Again, it is quite clear (to me) that while the initial upset may have been caused by the rotor and perhaps it contributed to some shaking afterwards, but it is NOT what is generating the roll oscillations, which are clearly (to me) commanded.

        It may be interesting to have a look at www.mountain-wave-project.com/ which has done a lot of work on the subject much of which is relevant to commercial flight operations. Most remarkably,Klaus Ohlman, a German glider pilot flew a distance of 3008km at an average speed of over 200kph in the Andes wave.
        Ha! Remarkable that of the Andes wave? (yes it is but...) Then what about soaring beyond 76,000 ft?
        https://www.flyingmag.com/perlan-2-g...et?enews090418

        --- Judge what is said by the merits of what is said, not by the credentials of who said it. ---
        --- Defend what you say with arguments, not by imposing your credentials ---

        Comment


        • #19
          Originally posted by Gabriel
          No, there is no such a thing as natural lateral stability...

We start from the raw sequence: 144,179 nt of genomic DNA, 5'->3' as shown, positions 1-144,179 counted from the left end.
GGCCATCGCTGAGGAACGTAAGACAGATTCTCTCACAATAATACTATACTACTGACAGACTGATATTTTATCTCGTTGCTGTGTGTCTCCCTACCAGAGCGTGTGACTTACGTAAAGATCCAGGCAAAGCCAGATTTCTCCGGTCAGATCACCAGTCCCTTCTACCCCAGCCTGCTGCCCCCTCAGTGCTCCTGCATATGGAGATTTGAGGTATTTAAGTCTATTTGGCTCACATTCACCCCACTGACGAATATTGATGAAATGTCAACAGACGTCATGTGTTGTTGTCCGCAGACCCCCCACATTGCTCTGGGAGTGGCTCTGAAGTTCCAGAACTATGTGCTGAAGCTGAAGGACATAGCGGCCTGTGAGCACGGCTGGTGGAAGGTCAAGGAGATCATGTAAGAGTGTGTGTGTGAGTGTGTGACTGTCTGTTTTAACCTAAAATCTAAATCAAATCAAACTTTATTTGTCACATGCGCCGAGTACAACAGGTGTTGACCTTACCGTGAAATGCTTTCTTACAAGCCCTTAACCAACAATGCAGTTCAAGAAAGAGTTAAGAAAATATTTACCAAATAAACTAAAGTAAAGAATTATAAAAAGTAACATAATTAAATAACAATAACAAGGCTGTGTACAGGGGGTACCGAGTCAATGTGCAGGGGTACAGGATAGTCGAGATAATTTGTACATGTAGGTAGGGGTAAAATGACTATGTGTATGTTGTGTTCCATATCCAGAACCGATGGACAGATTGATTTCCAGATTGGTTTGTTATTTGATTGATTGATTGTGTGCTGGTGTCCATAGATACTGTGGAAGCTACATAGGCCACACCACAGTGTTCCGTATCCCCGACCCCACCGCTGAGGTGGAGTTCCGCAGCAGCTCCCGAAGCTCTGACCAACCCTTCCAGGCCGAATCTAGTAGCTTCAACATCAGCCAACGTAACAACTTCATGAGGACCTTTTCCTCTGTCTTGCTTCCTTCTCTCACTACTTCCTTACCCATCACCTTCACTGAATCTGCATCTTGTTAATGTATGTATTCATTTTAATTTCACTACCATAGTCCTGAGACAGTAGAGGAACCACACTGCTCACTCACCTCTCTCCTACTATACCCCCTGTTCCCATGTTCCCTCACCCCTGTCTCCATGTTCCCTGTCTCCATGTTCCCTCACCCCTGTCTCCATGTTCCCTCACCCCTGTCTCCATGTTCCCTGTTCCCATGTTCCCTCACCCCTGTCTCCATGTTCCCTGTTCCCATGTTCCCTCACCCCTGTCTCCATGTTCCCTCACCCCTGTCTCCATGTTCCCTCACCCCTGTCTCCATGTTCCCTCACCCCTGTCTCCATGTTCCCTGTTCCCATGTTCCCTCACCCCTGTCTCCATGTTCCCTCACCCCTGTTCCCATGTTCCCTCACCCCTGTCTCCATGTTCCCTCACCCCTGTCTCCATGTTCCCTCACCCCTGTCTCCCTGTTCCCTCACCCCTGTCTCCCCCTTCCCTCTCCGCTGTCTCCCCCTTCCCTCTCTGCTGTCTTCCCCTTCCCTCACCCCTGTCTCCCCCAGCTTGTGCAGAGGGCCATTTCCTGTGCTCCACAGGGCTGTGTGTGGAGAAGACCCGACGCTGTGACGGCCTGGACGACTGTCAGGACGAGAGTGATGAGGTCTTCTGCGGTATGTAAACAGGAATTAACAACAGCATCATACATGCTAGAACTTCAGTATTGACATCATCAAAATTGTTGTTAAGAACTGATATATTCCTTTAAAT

Ok, you're doing it to me again. Aerodynamically, the A320 has positive spiral stability, correct? And this is due to a combination of positive directional stability and positive lateral stability, is it not?

          What will happen in normal law if the plane banks 20 degrees and the pilot makes no corrective input? The plane will stay at 20 degrees. The same will happen in AP if the AP doesn't make an input.
          I am distinguishing commanded roll from uncommanded roll. I'm speculating that the logic might respond to uncommanded roll by letting the aircraft's static stability resolve the upset—up to a point, and then...